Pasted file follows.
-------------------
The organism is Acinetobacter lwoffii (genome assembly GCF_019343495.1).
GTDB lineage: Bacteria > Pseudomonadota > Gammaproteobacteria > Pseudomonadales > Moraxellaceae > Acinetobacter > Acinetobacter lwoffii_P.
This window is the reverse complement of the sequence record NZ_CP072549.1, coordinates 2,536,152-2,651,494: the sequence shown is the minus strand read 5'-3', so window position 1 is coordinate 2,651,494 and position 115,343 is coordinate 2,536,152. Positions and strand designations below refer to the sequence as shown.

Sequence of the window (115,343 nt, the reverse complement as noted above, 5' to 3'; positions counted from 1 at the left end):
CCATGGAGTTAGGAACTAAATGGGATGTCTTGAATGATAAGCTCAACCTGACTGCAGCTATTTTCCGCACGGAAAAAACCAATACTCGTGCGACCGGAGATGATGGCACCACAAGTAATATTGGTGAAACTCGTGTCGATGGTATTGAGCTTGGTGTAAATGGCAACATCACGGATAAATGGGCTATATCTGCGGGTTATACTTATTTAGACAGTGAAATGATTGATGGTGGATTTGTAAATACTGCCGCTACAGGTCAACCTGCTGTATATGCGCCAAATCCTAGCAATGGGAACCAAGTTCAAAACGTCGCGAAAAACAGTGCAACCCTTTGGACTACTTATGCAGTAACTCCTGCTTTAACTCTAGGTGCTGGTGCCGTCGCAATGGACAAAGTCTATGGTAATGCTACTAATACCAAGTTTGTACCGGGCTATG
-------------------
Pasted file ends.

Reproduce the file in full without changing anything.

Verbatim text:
The organism is Acinetobacter lwoffii (genome assembly GCF_019343495.1).
GTDB lineage: Bacteria > Pseudomonadota > Gammaproteobacteria > Pseudomonadales > Moraxellaceae > Acinetobacter > Acinetobacter lwoffii_P.
This window is the reverse complement of the sequence record NZ_CP072549.1, coordinates 2,536,152-2,651,494: the sequence shown is the minus strand read 5'-3', so window position 1 is coordinate 2,651,494 and position 115,343 is coordinate 2,536,152. Positions and strand designations below refer to the sequence as shown.

Sequence of the window (115,343 nt, the reverse complement as noted above, 5' to 3'; positions counted from 1 at the left end):
CCATGGAGTTAGGAACTAAATGGGATGTCTTGAATGATAAGCTCAACCTGACTGCAGCTATTTTCCGCACGGAAAAAACCAATACTCGTGCGACCGGAGATGATGGCACCACAAGTAATATTGGTGAAACTCGTGTCGATGGTATTGAGCTTGGTGTAAATGGCAACATCACGGATAAATGGGCTATATCTGCGGGTTATACTTATTTAGACAGTGAAATGATTGATGGTGGATTTGTAAATACTGCCGCTACAGGTCAACCTGCTGTATATGCGCCAAATCCTAGCAATGGGAACCAAGTTCAAAACGTCGCGAAAAACAGTGCAACCCTTTGGACTACTTATGCAGTAACTCCTGCTTTAACTCTAGGTGCTGGTGCCGTCGCAATGGACAAAGTCTATGGTAATGCTACTAATACCAAGTTTGTACCGGGCTATG